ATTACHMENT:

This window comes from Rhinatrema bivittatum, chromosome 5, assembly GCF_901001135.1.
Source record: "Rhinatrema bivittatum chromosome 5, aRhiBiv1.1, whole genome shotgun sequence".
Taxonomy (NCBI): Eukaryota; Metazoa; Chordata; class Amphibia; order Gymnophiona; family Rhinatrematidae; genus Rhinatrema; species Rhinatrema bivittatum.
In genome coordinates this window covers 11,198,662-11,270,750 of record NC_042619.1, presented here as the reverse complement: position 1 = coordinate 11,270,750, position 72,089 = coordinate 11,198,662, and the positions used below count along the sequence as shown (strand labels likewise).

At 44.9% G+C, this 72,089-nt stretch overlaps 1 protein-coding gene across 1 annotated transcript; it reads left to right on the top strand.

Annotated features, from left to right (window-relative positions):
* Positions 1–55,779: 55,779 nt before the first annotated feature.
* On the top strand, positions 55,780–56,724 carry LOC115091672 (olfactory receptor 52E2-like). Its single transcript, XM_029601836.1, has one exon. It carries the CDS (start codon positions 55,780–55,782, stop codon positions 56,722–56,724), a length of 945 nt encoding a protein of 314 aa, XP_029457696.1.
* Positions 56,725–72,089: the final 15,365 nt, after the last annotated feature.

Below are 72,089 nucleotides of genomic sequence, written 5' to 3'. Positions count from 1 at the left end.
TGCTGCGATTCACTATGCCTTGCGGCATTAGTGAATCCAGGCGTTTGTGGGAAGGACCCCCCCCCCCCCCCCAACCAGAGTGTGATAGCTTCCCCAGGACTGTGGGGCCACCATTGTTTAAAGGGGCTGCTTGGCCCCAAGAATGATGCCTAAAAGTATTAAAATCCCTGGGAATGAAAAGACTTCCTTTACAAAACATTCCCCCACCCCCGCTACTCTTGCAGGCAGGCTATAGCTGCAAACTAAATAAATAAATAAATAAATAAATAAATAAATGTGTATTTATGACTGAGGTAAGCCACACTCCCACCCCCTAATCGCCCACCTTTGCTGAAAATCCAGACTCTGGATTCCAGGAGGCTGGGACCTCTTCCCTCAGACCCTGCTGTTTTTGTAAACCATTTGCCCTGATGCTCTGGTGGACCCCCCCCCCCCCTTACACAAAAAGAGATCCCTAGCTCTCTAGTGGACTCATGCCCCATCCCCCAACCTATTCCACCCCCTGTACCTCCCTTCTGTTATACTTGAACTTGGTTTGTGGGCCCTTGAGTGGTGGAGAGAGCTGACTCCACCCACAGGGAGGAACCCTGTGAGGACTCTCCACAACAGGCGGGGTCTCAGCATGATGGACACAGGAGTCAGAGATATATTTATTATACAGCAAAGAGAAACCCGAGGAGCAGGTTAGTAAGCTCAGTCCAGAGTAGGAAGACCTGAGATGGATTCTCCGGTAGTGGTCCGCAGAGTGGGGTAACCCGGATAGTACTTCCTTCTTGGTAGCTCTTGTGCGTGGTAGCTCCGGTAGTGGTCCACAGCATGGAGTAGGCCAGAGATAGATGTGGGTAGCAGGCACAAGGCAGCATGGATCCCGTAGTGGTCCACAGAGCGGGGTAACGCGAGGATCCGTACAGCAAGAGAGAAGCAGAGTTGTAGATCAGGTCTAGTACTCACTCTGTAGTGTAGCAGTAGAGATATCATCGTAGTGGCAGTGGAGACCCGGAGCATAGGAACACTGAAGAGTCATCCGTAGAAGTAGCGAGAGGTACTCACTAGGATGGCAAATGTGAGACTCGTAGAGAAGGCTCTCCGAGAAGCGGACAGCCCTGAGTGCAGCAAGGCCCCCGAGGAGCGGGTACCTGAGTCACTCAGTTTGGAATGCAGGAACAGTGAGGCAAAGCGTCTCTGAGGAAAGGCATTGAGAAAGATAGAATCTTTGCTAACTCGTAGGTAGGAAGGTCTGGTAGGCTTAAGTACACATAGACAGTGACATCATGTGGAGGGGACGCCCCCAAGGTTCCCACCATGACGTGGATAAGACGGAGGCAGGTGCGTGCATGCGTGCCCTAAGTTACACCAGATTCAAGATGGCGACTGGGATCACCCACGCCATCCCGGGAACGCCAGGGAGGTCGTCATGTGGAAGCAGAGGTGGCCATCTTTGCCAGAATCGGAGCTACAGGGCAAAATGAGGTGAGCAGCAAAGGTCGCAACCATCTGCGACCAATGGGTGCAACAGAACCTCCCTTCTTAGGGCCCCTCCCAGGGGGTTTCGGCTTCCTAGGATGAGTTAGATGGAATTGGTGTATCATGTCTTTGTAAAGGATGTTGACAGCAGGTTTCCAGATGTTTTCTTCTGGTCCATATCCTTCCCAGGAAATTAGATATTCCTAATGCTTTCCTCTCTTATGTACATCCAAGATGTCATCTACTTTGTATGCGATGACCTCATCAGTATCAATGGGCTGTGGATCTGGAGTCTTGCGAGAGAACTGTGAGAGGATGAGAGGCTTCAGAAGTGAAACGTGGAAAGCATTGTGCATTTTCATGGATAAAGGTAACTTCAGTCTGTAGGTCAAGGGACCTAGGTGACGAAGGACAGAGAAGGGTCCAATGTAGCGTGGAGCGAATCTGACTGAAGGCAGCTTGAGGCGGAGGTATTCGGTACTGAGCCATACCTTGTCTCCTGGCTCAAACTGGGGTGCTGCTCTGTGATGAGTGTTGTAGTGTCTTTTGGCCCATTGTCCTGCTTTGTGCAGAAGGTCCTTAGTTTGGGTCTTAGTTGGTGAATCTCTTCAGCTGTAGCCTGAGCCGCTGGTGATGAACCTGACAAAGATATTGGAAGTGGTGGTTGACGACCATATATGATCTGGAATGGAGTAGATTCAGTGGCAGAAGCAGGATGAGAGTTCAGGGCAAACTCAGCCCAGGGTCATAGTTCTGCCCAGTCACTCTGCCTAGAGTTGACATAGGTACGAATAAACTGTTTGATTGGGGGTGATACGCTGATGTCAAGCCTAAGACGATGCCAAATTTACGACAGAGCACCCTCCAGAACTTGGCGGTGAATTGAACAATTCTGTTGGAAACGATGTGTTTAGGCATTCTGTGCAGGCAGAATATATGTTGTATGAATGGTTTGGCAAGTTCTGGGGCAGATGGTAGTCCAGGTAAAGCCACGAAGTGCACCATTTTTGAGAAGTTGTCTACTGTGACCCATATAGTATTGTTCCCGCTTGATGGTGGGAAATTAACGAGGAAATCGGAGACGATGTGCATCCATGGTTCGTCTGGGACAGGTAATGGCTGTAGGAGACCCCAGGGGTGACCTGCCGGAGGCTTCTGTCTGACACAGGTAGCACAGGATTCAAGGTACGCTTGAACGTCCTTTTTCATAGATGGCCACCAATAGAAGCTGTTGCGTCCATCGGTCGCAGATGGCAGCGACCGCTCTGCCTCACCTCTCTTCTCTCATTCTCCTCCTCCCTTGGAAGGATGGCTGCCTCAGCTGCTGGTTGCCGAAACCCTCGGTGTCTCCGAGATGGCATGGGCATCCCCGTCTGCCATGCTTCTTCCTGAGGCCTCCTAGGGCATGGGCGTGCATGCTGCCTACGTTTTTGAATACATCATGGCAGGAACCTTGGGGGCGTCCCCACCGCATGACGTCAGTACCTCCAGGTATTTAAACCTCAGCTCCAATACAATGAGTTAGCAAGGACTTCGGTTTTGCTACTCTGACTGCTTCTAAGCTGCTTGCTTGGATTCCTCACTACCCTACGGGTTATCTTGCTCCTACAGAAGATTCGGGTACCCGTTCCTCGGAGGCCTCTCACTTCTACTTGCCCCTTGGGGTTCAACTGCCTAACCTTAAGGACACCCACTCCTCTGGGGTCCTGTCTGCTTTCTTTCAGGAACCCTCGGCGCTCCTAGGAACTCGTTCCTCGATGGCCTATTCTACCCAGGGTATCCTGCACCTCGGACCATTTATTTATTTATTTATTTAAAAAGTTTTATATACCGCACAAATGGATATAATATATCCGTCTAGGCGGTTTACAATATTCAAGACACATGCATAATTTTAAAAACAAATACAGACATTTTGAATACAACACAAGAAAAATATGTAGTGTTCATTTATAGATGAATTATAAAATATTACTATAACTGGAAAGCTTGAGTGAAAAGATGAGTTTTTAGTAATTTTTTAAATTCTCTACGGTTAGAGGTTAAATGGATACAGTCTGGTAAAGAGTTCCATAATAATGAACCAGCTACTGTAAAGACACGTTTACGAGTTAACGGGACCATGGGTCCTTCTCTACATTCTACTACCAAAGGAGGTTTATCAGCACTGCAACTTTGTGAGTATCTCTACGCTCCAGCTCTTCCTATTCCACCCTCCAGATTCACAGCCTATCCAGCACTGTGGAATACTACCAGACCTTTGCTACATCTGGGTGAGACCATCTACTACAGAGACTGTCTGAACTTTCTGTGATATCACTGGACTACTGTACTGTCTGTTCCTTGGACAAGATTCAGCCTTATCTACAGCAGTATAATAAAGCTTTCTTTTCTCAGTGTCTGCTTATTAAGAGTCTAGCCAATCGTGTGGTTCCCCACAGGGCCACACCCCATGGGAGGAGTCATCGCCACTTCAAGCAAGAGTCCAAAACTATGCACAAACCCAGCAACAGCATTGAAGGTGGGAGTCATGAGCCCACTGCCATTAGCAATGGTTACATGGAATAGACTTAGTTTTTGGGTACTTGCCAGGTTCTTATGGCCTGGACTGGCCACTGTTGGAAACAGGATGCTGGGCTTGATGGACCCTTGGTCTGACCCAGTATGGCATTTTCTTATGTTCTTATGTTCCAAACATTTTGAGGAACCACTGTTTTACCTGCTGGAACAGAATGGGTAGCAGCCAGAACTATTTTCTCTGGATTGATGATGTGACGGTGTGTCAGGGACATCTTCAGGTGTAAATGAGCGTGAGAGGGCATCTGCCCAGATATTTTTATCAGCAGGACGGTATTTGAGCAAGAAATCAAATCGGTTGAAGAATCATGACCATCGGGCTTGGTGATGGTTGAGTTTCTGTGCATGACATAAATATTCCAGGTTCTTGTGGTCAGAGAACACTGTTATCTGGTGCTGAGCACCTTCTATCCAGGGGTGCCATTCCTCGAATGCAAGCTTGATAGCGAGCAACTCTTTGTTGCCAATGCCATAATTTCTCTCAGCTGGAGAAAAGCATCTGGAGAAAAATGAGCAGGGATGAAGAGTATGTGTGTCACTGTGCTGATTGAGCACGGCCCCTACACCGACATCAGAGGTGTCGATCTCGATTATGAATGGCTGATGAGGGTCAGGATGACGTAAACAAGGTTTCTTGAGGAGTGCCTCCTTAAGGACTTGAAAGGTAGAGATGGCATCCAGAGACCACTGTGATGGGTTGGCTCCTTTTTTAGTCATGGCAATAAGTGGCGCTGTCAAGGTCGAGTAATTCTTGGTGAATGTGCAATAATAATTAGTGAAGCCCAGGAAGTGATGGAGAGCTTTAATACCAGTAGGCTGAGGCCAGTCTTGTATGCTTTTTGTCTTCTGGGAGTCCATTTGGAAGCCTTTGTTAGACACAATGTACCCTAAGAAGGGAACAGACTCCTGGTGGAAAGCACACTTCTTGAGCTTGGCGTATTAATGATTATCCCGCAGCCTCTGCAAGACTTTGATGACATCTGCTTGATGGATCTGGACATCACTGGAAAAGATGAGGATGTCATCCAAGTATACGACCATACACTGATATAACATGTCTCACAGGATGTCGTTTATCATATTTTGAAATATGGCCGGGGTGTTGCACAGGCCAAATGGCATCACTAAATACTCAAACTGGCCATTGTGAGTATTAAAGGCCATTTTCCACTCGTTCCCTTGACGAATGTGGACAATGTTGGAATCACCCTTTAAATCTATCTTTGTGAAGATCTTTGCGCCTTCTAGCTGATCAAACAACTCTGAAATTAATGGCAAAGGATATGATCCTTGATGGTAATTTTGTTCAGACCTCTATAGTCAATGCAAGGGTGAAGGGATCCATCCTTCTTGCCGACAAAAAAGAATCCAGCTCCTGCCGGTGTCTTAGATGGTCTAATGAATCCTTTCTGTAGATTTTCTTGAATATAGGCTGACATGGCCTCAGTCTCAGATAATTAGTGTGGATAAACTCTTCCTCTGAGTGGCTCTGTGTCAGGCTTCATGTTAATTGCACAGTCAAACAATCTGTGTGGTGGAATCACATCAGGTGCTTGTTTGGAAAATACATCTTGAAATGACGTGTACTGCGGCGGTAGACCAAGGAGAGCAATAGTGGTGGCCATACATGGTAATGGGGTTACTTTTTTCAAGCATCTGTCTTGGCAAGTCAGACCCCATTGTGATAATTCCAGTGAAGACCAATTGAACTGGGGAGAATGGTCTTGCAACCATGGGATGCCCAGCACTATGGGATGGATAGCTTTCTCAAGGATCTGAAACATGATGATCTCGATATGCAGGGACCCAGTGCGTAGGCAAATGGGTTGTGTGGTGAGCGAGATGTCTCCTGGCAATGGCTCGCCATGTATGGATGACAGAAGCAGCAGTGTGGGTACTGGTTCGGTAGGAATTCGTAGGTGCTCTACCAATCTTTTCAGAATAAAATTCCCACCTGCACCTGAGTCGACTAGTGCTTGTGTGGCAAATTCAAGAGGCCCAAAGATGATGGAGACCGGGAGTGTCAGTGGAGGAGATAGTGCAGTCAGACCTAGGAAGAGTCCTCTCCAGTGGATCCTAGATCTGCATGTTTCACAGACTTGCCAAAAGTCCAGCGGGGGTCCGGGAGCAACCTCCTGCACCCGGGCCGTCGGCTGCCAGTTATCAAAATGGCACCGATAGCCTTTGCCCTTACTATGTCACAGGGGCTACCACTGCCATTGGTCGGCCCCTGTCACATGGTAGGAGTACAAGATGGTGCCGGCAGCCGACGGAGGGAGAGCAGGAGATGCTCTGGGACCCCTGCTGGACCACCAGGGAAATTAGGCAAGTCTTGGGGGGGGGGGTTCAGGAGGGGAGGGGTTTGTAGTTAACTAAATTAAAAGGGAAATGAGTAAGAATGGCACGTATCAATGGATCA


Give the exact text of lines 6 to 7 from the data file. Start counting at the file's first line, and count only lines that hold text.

Annotated features, from left to right (window-relative positions):
* Positions 1–55,779: 55,779 nt before the first annotated feature.